It was really great fun to do although keeping brilliant, prolific artists like Nick Brennan, Nigel Parkinson, Tom Paterson and Steve Bright et al, stocked with scripts was a huge, never-ending challenge! All the work was divided between the various subs. You’d write roughly three characters per week, as well as feature pages.
downthetubes: Some of those characters are long standing Dandy favourites whilst others are much more modern. How difficult was it to get the tone of writing the older characters with much more of a background history to them?
Scott: The older characters I remembered from when I read them years ago. It was just a matter of updating the stories to appeal to young, modern readers while trying to remain true to the spirit of them. For example, Bananaman is a bungling, idiotic superhero and has been for over 25 years, so you just go with it. There’s a huge amount of material to be got from that.
One that I pleased with was an update of Brassneck, the robot schoolboy, a strip originally from the 1960s and that I always liked in 1970s Dandy annuals. I wanted to see if he still had some mileage. With Morris’s go-ahead, artist Nick Brennan and I set about bringing the old Brassneck into modern times, partnered with the grandson of his original owner, Charley Brand. DC Thomson has got a wealth of old characters that could possibly be updated in that way.
Personally, I loved things like Jimmy Jinx (a boy who is influenced by his conscience, in the form of a Devil and an Angel) from The Topper and Bertie Buncle & His Chemical Uncle (a lad who gets into trouble when messing with his scientist uncle’s inventions). Anyway, Brassneck was pretty popular and continued in the comic for a while after I’d moved to Commando, an example of just how superb and enduring some of those old characters are.
downthetubes: Some of these newer Dandy characters may be unfamiliar to our readers. Could you tell us a little about them, particularly Ollie Fliptrik, as he was popular enough to have his own club?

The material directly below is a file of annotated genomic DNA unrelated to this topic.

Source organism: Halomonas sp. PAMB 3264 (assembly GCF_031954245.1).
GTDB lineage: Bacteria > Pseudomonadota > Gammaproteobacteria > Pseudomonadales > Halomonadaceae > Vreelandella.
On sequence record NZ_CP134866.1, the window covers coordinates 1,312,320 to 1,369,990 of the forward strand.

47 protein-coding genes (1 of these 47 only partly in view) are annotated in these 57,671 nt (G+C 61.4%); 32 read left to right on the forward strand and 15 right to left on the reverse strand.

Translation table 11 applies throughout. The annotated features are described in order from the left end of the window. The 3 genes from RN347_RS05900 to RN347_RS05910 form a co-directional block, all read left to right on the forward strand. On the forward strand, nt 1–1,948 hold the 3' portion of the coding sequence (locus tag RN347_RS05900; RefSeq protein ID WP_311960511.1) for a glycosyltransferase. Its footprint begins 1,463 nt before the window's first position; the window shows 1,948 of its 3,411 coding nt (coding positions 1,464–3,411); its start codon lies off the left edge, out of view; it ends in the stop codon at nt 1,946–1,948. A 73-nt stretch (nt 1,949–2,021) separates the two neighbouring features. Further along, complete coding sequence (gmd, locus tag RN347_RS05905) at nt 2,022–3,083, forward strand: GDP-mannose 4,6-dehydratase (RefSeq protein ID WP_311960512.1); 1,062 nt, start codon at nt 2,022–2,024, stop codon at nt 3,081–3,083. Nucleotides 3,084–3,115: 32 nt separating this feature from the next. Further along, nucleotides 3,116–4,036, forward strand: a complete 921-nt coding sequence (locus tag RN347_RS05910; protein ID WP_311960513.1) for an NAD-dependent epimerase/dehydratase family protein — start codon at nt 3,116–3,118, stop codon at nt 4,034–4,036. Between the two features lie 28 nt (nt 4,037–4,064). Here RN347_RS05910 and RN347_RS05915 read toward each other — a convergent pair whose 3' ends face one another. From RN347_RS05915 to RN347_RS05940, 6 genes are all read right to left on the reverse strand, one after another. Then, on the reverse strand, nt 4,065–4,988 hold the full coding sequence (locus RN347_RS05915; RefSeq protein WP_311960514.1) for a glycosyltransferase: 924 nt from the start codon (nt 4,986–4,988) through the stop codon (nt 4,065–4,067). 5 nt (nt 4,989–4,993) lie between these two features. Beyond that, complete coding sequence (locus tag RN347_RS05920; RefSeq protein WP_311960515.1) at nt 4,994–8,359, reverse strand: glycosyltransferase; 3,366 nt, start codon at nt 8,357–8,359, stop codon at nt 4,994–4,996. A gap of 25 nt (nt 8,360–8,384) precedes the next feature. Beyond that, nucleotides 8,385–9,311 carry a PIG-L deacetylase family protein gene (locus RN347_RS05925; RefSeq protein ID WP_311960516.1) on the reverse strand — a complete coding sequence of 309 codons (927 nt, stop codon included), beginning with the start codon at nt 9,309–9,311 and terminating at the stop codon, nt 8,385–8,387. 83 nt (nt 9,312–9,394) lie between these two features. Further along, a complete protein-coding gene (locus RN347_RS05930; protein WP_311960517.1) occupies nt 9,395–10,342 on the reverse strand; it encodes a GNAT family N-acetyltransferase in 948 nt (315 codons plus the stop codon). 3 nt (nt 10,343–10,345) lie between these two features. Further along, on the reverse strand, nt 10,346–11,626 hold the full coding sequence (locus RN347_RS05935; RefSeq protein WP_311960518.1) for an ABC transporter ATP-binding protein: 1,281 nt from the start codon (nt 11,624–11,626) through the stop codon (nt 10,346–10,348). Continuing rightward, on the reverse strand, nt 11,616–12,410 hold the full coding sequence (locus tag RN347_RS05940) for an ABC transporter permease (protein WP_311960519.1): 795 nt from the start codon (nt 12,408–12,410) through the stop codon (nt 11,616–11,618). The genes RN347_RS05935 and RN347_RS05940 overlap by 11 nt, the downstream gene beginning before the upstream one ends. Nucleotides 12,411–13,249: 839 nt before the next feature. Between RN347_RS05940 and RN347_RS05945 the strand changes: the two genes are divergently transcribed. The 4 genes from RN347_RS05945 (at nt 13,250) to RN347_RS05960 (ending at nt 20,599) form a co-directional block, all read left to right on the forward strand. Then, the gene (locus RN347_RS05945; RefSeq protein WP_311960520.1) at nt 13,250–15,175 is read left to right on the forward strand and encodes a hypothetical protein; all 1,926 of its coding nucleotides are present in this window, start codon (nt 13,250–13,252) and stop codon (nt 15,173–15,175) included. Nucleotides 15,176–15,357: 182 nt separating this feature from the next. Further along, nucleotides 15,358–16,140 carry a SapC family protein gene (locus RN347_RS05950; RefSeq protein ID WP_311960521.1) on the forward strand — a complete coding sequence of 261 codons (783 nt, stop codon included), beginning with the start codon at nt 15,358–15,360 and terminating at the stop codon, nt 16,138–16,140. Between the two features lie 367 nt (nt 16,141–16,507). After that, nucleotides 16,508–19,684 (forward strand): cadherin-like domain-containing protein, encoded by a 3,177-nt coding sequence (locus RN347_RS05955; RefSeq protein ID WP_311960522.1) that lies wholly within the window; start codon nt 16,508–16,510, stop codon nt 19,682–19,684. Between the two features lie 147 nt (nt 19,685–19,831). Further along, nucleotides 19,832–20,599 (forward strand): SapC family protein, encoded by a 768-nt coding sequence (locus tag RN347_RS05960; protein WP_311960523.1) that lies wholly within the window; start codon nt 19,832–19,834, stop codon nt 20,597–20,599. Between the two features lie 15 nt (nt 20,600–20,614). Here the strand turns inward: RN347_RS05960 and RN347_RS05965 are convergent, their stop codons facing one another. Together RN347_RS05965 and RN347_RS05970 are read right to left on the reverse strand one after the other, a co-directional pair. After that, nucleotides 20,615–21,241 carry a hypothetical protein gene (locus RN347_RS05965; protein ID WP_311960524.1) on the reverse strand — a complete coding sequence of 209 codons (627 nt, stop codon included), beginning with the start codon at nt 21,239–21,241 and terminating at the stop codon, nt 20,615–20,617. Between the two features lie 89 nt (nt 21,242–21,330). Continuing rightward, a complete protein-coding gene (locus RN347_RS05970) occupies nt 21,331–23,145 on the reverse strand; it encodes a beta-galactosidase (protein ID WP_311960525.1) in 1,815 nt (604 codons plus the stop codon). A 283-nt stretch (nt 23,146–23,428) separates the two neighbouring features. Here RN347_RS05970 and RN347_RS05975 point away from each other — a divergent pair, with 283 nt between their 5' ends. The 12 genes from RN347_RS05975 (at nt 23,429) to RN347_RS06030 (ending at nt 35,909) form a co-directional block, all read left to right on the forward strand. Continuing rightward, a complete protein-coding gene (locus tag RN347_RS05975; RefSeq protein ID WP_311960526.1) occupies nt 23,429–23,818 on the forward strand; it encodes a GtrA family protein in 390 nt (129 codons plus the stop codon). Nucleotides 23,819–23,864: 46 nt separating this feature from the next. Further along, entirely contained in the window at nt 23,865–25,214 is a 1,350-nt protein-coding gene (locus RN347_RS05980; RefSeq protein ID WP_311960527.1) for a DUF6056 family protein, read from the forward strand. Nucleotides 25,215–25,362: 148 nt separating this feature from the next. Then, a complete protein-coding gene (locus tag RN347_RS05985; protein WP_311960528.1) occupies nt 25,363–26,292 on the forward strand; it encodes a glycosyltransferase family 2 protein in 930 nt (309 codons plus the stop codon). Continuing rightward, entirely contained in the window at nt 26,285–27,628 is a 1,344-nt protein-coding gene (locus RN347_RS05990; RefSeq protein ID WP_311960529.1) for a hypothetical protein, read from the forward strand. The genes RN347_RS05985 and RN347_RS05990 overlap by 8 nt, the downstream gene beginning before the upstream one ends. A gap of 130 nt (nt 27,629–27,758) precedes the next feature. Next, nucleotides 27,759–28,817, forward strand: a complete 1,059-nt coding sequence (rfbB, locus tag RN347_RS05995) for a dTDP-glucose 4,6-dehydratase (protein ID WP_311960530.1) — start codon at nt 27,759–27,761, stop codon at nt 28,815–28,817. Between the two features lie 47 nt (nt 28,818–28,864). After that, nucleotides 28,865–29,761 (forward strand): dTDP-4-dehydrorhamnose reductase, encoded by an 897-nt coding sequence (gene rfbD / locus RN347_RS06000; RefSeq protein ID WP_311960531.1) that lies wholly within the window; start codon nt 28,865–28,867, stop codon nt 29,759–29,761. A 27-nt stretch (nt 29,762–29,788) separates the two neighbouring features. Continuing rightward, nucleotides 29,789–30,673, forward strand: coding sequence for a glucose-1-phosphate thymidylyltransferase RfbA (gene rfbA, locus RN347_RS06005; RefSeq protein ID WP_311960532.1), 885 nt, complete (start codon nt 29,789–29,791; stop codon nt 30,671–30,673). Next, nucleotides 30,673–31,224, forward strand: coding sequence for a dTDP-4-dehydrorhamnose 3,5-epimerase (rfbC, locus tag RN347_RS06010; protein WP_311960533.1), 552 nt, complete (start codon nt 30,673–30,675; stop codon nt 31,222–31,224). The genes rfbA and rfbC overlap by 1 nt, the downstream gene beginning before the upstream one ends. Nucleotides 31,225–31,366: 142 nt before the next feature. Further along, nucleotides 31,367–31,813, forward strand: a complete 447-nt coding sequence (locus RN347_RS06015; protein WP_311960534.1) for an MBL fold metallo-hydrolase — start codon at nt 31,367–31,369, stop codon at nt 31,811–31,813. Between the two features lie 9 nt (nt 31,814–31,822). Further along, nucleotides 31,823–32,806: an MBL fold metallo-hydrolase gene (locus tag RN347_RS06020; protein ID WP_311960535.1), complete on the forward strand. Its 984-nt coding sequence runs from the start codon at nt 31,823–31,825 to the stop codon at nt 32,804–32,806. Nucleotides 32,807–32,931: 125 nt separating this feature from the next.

Scott: The Dandy made a real effort to invent some new characters that today’s kids could relate to. I wasn’t involved in their creation as they were established when I joined. Jak is a normal, contemporary school kid and Ollie is a skateboarder who was very popular with readers, meaning that he got his own fan club. I was a member of Desperate Dan’s Pie-Eater’s Club when I was very young (I may look like I’m still a member but have been working out and on a diet, honest). In these child-obesity times that would never happen now!
downthetubes: In addition to the comic strips you were writing prose stories for the Dandy. Where did these appear and did you find it more of a challenge in writing text stories for what are essentially visual characters?
Scott: Only a handful were done, usually for annuals, newsletters or specials, but the format wasn’t popular. Still, text stories were a chance to try something else. It was good to try to think in terms of ‘words’ rather than ‘pictures’.
downthetubes: From an outside perspective, there would seem to be little commonality between Dandy and Commando. How did you transfer from one to the other and how different are the two jobs?
Scott: Like any large company, staff changes happen regularly. A member of Commando staff was taking early retirement, so having already scripted a story and knowing the material well, I seemed like the obvious choice, but it did happen quickly. Both offices are very different, and at first it seemed like starting all over again in a completely separate job.
Apart from the actual content, the main difference is that on the Dandy you’re writing scripts but in Commando you’re editing other authors’ work, which is extremely interesting. Commando has many more pages to proofread and so on. The similarities are that both have never-ending, ongoing schedules that require a lot of time, effort and teamwork to keep up with.
downthetubes: Outside of DC Thomson, you have also provided sketch material to BBC Radio Scotland’s satirical comedy series Watson’s Wind Up. Could you tell us a little about the programme and how you came to be writing for it?